No action was taken on PHEEIA as part of the FY2010-2011 enacted budget. In addition, the budget does not recognize any additional revenue associated with the modest two percent tuition increase authorized by our board of trustees for fall 2010. Therefore, tuition rates will remain the same for this coming semester.
Through the CUNY Compact, our University has been the leader in consistently calling for a business plan that would create a predictable funding stream. As you know, the Compact delineates shared responsibility among the state and city, the University, our alumni, and students. The plan calls for the implementation of a rational tuition policy, one that mandates small, annual increases that will avoid the need for large tuition spikes in difficult economic times, and that also maintains full student financial aid. The Compact includes a maintenance of effort provision through full state and city coverage of mandatory costs. This is a key component of the Compact initiative, as students and their families should not assume the burden of future costs.
The Compact leverages public monies, encourages private sector partnerships, and provides a predictable means of increasing and employing revenues. In 2007, the Commission on Public Higher Education embraced the CUNY Compact strategy, and recommended a state-wide compact be adopted as the financing mechanism for both CUNY and SUNY. In this difficult fiscal environment, it is even more critical that we maintain a laser-like focus in calling for this innovative financing strategy.
CUNY’s unprecedented enrollment has also created a pressing demand for space and a pronounced strain on our facilities. Our campuses are open seven days a week and classes are scheduled throughout the day, increasing the wear and tear on classrooms and common areas. The FY2010-2011 state budget includes $284 million in critical maintenance funds for our senior colleges and almost $35 million for community colleges. These dollars are vitally needed. In addition to the aforementioned enrollment pressure, over two-thirds of CUNY’s buildings are more than 30 years old, and some buildings are more than 100 years old.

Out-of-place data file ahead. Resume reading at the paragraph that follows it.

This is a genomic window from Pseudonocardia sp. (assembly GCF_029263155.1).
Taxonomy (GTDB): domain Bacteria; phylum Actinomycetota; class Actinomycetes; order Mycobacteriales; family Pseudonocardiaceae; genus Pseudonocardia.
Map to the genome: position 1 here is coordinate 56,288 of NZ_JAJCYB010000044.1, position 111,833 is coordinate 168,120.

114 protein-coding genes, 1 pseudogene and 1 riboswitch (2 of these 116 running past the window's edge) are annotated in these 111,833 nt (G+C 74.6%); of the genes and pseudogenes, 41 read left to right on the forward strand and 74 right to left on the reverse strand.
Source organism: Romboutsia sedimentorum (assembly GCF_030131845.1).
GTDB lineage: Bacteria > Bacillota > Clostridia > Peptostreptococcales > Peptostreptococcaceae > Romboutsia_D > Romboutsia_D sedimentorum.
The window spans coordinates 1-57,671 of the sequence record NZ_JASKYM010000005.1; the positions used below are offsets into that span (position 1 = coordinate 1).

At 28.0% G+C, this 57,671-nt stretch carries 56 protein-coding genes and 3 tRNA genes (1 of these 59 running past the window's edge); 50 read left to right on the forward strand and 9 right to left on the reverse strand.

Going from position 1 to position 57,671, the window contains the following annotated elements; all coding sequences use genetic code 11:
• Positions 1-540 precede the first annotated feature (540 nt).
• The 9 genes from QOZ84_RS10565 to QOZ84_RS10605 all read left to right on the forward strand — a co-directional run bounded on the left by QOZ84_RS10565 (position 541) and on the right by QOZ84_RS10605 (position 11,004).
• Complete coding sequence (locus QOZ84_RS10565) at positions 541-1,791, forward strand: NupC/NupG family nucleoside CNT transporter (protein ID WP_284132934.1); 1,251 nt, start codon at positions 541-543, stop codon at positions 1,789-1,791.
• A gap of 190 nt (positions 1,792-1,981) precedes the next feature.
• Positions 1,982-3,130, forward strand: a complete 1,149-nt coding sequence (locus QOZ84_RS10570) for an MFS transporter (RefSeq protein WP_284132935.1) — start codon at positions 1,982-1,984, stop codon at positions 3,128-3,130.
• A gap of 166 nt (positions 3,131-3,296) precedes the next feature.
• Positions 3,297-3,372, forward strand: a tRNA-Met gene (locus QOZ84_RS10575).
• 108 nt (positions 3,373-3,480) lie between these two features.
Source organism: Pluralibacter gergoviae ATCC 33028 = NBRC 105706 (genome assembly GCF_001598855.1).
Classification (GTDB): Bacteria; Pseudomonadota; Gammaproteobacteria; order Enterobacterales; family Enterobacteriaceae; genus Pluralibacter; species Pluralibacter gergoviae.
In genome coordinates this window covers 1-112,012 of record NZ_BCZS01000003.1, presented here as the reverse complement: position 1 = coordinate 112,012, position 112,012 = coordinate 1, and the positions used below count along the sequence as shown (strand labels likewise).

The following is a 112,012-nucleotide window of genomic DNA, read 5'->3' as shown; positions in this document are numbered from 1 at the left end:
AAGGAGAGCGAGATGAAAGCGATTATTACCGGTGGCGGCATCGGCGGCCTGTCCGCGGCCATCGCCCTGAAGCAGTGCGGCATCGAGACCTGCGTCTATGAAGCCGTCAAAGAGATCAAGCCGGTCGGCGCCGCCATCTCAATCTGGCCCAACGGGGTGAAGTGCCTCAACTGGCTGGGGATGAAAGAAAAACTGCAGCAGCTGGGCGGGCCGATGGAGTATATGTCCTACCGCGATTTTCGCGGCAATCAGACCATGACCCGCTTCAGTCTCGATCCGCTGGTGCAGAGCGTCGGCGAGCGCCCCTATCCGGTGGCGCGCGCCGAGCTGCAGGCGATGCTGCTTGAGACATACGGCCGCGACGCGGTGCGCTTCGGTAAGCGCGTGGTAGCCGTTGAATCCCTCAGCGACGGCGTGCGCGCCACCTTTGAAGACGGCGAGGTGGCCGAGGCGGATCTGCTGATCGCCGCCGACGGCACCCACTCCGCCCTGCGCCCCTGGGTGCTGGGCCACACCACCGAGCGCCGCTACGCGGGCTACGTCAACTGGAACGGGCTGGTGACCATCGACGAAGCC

Unfortunately, there is not much to report on new funding for capital projects in the state budget. I must point out that, in this economy, spending on construction makes sense. Costs are now lower, and much-needed jobs can be created. For every $10 million spent in construction, it is estimated that 60 jobs are created at the job site and 30 jobs are created offsite in materials fabrication on an annual basis.
Although the state budget for Fiscal Year 2010-2011 has been enacted, the agenda for public higher education is significantly unfinished. The lack of a prudent, long-term investment policy—including a rational tuition policy and budget flexibility—is harmful to New York State’s competitiveness in the higher education marketplace, to maintaining academic quality, and to hundreds of thousands of students and their families who are attempting to plan for their higher education needs in an unforgiving economy. We must continue to work with state officials to pursue the fundamental principles of the Compact so that all stakeholders will participate in support for adequately funded public higher education.
There is no question that these are challenging times that will require difficult and sometimes painful decisions. We must remain fully committed, now more than ever, to our historic mission of serving New Yorkers and helping them advance themselves personally and professionally.